The same could be said, and even more so for the other assistant coach. Geoff Ward has head coaching experience that Houda lacks. He led the Hamilton Bulldogs to AHL supremacy. He’s coached in two different OHL organizations, and led a team in Germany. With championship chops and head coaching experience of his own, he may be the ripest cherry of all the assistant coaches in the NHL.

These are just three of the men who could be ripped out of the organization at any moment. Next coaching and managerial change could rip out the nurturer of the pipeline. It could equally take out the special teams coordinator, or the man who is Chiarelli’s right hand managing contracts and overseeing operations. Integral pieces of the Boston Bruins ascension to the sports zenith are in the cross hairs of multiple organizations.

Off the Faceoff is a semi-regular feature filled with a varying number of one(ish) line thoughts, mostly on hockey.

 

In regards to the Issue of the week: You always know where you are and who’s where on the ice.

Me: B**** Please! How many times a season are we treated to the sight of two or three teammates plowing into each other on the ice? What about the players who trip over their own goalie without being pushed? Or the guys who get their stick hung up in the netting or the goal?  Nice fantasy, but I prefer mine in print form and clearly labeled as such.
Goonery on March 24th.  It has been posited that some schlep will be brought up to fight Chara for his technically correct, but ill timed hit.

Me:  It wouldn’t surprise me. Ryan White has played 12 games for the Habs this season and has yet to record a goal. He has 77 PIM’s in 33 AHL games and just 12 points, seriously you’d think that a team with LTIR cap space, and the 22nd ranked offense would call up someone who was of use with their gloves on.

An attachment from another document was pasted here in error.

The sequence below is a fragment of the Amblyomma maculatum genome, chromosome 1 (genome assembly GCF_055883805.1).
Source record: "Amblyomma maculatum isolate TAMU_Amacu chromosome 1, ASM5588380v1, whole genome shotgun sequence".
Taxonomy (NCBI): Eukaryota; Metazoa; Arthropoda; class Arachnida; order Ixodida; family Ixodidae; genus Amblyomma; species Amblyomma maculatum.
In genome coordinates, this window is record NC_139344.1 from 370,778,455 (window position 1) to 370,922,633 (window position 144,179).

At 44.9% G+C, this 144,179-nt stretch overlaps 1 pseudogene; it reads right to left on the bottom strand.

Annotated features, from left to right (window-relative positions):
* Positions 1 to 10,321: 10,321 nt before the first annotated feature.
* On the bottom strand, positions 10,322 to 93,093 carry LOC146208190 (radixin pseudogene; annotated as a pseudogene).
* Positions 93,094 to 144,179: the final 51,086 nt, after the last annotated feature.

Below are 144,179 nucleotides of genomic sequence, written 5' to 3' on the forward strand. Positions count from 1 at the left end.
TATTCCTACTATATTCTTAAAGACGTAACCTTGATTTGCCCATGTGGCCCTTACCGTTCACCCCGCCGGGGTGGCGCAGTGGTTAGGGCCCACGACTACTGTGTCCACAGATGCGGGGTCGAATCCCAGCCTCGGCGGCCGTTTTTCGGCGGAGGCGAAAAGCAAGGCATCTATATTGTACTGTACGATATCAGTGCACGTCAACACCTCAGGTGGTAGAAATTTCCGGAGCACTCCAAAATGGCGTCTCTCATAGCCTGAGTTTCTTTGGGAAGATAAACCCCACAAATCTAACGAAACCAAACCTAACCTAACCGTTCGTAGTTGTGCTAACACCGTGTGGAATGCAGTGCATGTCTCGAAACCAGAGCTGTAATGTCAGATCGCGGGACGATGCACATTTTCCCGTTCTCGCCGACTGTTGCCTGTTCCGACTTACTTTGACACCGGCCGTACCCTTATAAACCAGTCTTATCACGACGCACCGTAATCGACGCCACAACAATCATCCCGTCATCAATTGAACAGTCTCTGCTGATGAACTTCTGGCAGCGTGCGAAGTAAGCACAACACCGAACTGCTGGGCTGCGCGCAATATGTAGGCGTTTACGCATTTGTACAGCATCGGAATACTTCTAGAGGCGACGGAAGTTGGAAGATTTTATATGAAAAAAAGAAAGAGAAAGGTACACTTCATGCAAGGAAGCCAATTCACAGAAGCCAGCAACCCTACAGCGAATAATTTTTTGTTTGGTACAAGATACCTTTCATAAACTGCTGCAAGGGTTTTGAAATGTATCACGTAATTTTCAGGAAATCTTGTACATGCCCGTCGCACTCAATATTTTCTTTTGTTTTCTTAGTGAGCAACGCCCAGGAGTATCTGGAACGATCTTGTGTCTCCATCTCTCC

Playoffs, who’s in.

Me: Two west predictions to make it, Los Angeles Kings, Phoenix Coyotes.

Two Coaches who should get Jack Adams notice in the east

Me: Bruce Boudreau for keeping his team at or near the top of the conference while (finally) implementing reasonable defensive structure and having several key players forget how to score. Dan Bylsma, with more man games lost than any one wants to think about and almost as much salary on IR as on the ice, he’s kept his team within striking distance of the division and conference lead.

What the experts say about the hit: Kevin Weekes, and Carey Price both say you know where you are on the ice at all times. Jeremy Roenick says he was often surprised to hit those stanchions or be hit into them. Mathew Barnaby says he fought Chara three times and that the guy isn’t dirty.

Me: Is it any surprise that both Price and Weekes are goalies who spend 99% of their in the same pretty small area within the crease and the rest within two strides of it feel you know where you are all the time? Not really, but goalie isn’t like any other position on the team. Roenick played more than 1500 NHL games and called five different NHL arenas in both conference home, I can’t see someone with more than 500 goals and 1200 points to their credit can’t be counted as highly creditable on the topic of on ice awareness.  As for Barnaby:

I don’t see how that disposes someone towards excess sympathy.